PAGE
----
Regardless, Dell would probably tax Linux claiming patent violations, so avoid Dell. The company is finished, just like Nokia.

Microsoft's mole Elop wants to also embrace Vista 8 according to the Microsoft booster (headline is "Nokia looking into tablets with eye on Windows 8"), so we see suicidal tendencies in companies abducted by Microsoft.

This won't work for Microsoft because just as it tried taking over Yahoo! in order to stay relevant on the Web/search (losing focus in the process) there are unintended consequences, such as alienating companies in the hardware sector. Microsoft, while failing with its own hardware almost every time, thinks that Dell or Nokia can somehow change that? Two negatives don't make a positive if added, only if multiplied.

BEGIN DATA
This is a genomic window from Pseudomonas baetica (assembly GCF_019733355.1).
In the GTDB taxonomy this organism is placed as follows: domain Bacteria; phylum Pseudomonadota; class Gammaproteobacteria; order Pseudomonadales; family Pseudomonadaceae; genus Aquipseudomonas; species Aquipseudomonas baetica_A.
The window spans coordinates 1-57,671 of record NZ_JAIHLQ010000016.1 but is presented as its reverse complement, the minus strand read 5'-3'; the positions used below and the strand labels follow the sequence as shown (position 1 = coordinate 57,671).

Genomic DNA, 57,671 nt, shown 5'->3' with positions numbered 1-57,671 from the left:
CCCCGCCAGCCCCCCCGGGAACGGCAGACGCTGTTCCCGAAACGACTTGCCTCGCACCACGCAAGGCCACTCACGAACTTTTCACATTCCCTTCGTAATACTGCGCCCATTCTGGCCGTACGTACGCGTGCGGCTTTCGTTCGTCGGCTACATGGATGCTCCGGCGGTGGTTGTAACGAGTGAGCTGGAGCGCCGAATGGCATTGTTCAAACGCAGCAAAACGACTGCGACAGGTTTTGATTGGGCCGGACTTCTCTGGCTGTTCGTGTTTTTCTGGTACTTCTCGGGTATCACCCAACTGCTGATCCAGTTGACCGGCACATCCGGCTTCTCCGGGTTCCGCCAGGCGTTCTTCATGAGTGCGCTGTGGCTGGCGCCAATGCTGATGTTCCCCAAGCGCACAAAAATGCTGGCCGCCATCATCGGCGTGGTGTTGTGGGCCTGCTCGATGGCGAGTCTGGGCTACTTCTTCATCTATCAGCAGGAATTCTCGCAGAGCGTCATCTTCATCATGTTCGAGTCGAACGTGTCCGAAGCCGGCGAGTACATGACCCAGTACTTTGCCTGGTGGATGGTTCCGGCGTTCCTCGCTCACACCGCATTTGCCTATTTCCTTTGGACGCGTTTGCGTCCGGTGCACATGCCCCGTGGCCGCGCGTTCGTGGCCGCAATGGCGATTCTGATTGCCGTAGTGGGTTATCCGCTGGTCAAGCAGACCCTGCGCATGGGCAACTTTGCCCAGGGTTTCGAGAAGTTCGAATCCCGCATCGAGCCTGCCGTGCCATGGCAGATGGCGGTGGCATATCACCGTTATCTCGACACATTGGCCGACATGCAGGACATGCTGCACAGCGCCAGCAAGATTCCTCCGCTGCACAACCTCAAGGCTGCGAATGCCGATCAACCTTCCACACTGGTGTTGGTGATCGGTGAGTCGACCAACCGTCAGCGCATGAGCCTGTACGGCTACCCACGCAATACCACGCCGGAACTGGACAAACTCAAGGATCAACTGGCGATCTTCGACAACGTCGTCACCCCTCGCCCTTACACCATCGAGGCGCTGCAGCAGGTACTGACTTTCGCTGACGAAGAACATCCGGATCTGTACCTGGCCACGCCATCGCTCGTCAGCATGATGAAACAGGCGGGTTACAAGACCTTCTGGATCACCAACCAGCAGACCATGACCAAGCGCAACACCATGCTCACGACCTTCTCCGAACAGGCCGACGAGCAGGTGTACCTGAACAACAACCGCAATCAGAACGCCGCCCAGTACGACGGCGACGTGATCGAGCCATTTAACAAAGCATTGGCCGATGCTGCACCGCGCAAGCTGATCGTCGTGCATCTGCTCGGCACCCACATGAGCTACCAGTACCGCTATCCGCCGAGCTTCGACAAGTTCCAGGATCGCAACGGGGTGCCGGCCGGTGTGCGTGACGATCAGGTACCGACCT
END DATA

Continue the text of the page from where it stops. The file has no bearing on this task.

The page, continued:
Just as we and many others decided to boycott Nokia, many will decide to boycott Microsoft Dell. This will be an "epic fail" as the following commenter put it:

What's the worst that can happen?

MS virtually buys Nokia via it's own ex-exec, Elop. The other mobile OEM's flock to Android.

Now MS is taking some control over DELL. The other desktop OEM's will now flock to Google ChromeOS on the low end, and they will even consider making Linux distros or using existing Linux distro's on their desktops - and actually market these - in effect disobeying Microsoft's current remit that they are not allowed to. (Lest discounts be revoked). With Google as a BFF, though, those OEM's might see an alternative way to make money from the desktop. And then they might call Microsoft's BLUFF.